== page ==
It’s a macho thing. It’s a boy/man thing. It’s stupid.

In Israeli society, or at least in the army, soldiers are united by a sense of serving together, of love for their fellow soldiers. David is working hard in the army. Aliza asked him why he didn’t let some of the other boys carry something or do something. David looked surprised at her question and then realized he needed to explain.


“Haven’t you ever heard the term “mishpachat Tzahal”? The Tzahal (army) family? That is it in a nutshell. David won’t work less so that others will work more. He will carry what he can, do what he can. I’m very proud of him. He’s an idiot.

No, he’s not. What he is…like his brothers before him…is a combat soldier.

As united as the army is, they are also divided into units – this serves the army as each soldier is trained within a unit to do what the army needs as a whole. They don’t only need ground forces or artillery, tanks or an air force. They need it all and so the boys (and girls!) are sent to units, each having a particular job during war…and during the non-war periods (because, in 68 years and counting, we’ve never had peace).

In a larger sense, the army is divided into two categories – kravi and jobnik. Kravi means combat; jobnik means…well, non-combat. It’s a silly way to define the largest part of the army; there are way more jobnik positions than kravi and way more soldiers who become jobniks rather than are able or choose to go to kravi.

Each of my sons was asked – will you serve in a combat unit…each answered yes…I’m very proud of them…and they’re all idiots.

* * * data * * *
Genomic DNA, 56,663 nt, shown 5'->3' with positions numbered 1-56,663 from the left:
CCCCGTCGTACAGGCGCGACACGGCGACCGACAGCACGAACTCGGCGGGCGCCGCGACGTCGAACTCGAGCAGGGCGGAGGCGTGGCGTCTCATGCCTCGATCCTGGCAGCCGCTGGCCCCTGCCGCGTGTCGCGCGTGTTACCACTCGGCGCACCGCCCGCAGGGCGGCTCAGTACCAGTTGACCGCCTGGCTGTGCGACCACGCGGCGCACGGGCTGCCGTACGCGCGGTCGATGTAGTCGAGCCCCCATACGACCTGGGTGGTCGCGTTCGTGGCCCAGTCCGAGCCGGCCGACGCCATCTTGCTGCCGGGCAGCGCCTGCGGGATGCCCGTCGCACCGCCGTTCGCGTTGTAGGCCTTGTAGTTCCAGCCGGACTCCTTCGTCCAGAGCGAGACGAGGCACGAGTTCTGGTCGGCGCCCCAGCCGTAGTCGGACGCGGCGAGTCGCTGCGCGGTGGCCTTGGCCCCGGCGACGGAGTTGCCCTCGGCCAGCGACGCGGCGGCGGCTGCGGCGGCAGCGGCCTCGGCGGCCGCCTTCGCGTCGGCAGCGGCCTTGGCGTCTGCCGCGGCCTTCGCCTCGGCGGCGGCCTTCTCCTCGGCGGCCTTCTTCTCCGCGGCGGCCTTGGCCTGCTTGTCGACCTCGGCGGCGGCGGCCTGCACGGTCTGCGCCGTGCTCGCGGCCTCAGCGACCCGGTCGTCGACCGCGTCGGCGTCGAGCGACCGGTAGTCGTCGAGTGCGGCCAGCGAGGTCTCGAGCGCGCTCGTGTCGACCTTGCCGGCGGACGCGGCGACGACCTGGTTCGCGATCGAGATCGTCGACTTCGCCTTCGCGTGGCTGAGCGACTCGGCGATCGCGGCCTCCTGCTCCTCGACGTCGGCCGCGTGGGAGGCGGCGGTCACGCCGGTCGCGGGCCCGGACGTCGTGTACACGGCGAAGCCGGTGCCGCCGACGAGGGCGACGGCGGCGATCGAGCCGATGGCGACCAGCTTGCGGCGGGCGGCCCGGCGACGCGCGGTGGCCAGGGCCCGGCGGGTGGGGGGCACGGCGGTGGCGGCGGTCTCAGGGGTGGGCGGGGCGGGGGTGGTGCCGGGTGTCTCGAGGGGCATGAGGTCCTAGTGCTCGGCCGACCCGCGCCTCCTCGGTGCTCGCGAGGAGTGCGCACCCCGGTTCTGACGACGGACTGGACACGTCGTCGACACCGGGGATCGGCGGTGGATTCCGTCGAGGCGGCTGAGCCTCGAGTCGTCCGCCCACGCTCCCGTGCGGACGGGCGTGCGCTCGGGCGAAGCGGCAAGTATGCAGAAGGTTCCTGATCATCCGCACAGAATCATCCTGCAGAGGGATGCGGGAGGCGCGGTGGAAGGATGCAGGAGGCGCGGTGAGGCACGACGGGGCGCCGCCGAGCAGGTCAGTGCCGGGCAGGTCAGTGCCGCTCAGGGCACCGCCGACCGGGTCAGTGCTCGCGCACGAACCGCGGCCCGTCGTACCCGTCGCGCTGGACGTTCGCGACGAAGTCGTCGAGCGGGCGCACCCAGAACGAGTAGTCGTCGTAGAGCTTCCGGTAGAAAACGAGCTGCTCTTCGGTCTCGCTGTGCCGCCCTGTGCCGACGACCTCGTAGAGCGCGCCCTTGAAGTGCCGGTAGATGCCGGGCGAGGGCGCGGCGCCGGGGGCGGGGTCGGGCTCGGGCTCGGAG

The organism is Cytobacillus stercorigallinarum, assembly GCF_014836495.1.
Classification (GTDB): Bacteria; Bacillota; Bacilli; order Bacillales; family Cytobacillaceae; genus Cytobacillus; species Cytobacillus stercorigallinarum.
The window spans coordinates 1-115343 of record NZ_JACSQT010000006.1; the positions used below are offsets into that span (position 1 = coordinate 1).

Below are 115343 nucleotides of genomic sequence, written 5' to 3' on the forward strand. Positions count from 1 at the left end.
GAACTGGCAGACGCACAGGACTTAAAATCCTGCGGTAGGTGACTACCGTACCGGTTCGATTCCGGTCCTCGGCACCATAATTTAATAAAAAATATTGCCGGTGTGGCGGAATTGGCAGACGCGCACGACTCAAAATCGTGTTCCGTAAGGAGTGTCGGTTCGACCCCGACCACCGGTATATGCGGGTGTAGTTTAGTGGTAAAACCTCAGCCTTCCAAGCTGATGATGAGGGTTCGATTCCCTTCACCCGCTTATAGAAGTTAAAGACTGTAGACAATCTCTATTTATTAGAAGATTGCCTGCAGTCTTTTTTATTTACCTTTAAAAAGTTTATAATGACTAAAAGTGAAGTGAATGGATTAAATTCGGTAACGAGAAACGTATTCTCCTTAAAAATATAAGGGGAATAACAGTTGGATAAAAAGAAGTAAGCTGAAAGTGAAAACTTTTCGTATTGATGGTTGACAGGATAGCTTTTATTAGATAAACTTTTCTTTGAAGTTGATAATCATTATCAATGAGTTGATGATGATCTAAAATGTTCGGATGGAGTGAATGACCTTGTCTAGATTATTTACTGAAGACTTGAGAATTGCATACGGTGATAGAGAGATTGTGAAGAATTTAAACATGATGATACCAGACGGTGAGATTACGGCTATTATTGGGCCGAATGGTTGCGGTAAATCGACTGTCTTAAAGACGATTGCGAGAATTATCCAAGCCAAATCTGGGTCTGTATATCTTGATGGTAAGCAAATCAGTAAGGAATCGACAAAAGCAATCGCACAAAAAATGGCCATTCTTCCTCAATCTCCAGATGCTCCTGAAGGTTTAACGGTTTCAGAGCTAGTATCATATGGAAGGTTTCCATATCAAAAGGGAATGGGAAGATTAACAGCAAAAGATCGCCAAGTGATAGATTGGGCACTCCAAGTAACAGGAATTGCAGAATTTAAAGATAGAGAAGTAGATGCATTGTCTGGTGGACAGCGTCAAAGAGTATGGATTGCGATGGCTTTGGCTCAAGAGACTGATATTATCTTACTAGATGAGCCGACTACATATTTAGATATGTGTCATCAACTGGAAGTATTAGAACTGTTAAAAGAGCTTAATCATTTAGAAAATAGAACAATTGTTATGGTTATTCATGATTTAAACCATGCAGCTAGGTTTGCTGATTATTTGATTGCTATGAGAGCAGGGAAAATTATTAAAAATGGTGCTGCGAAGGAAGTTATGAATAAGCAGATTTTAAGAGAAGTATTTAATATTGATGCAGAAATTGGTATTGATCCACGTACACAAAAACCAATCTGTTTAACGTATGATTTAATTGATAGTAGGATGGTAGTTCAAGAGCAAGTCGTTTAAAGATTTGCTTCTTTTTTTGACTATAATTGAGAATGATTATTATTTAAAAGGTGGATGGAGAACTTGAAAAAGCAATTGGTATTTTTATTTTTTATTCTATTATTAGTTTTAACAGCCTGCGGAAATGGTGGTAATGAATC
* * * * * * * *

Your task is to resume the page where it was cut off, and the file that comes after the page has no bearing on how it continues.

No, they’re not. But Davidi is on his way home in what is likely the coldest, wettest storm of the year so far and I’ll bet you anything he isn’t wearing a coat. You see, dear friends, there are things that kravi do and things that jobniks do…

Jobniks pin their beret to their shoulders rather than rely on the loop of the uniform to hold it in place. Kravi don’t do that because…well, they’re kravi. Um…I’m with the jobniks on this one.

Jobniks have subtle differences about their uniform – many don’t have to wear combat boots…which makes sense because those boots are heavy (and expensive) and they aren’t really needed if you aren’t working with heavy equipment, at war, might drop a gun on your foot, whatever.

And apparently, “only jobniks where coats” over their “dress” uniforms. Dress uniforms are worn for ceremonies, but they are also worn to and from the home. The army looks its best when it travels on our buses and the uniforms they wear are made not to wrinkle, are thinner rather than the normal uniforms they wear on base – stronger, thicker, meant for working in, etc.

And they are given two coats – the dress one and the fleece one for when they are base.

So, you’ll see a whole bunch of kravi soldiers shivering today as they rush between the rain drops to get home. They’re idiots.

Yes, they are. It’s cold out and you’re coughing. You’re killing me here, David, please, I love you. Put on the damn coat!



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